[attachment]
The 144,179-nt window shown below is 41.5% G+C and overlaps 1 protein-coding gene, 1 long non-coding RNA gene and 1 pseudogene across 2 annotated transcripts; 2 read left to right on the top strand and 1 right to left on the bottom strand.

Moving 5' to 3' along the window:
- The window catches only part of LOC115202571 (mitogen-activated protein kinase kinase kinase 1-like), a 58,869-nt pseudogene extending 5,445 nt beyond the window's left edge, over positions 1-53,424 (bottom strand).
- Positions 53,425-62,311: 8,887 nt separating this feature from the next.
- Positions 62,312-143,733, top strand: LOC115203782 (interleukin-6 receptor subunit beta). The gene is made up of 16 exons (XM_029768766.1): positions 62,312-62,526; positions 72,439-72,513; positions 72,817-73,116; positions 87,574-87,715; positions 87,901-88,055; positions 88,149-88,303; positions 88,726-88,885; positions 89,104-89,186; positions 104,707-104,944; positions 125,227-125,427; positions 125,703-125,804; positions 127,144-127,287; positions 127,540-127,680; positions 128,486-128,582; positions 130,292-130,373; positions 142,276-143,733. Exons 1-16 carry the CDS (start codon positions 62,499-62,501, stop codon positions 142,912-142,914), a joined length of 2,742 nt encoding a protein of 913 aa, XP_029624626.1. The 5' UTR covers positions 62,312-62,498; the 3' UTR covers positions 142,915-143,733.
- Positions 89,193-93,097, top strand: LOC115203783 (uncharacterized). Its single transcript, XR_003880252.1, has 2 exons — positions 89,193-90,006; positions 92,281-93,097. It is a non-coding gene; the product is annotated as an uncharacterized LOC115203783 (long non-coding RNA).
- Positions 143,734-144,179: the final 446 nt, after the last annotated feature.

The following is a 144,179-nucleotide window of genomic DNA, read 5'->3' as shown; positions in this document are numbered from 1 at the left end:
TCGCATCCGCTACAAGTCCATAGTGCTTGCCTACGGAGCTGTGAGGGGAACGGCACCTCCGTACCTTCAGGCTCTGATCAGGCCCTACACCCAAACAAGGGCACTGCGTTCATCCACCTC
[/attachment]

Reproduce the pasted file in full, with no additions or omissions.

The 144,179-nt window shown below is 41.5% G+C and overlaps 1 protein-coding gene, 1 long non-coding RNA gene and 1 pseudogene across 2 annotated transcripts; 2 read left to right on the top strand and 1 right to left on the bottom strand.

Moving 5' to 3' along the window:
- The window catches only part of LOC115202571 (mitogen-activated protein kinase kinase kinase 1-like), a 58,869-nt pseudogene extending 5,445 nt beyond the window's left edge, over positions 1-53,424 (bottom strand).
- Positions 53,425-62,311: 8,887 nt separating this feature from the next.
- Positions 62,312-143,733, top strand: LOC115203782 (interleukin-6 receptor subunit beta). The gene is made up of 16 exons (XM_029768766.1): positions 62,312-62,526; positions 72,439-72,513; positions 72,817-73,116; positions 87,574-87,715; positions 87,901-88,055; positions 88,149-88,303; positions 88,726-88,885; positions 89,104-89,186; positions 104,707-104,944; positions 125,227-125,427; positions 125,703-125,804; positions 127,144-127,287; positions 127,540-127,680; positions 128,486-128,582; positions 130,292-130,373; positions 142,276-143,733. Exons 1-16 carry the CDS (start codon positions 62,499-62,501, stop codon positions 142,912-142,914), a joined length of 2,742 nt encoding a protein of 913 aa, XP_029624626.1. The 5' UTR covers positions 62,312-62,498; the 3' UTR covers positions 142,915-143,733.
- Positions 89,193-93,097, top strand: LOC115203783 (uncharacterized). Its single transcript, XR_003880252.1, has 2 exons — positions 89,193-90,006; positions 92,281-93,097. It is a non-coding gene; the product is annotated as an uncharacterized LOC115203783 (long non-coding RNA).
- Positions 143,734-144,179: the final 446 nt, after the last annotated feature.

The following is a 144,179-nucleotide window of genomic DNA, read 5'->3' as shown; positions in this document are numbered from 1 at the left end:
TCGCATCCGCTACAAGTCCATAGTGCTTGCCTACGGAGCTGTGAGGGGAACGGCACCTCCGTACCTTCAGGCTCTGATCAGGCCCTACACCCAAACAAGGGCACTGCGTTCATCCACCTC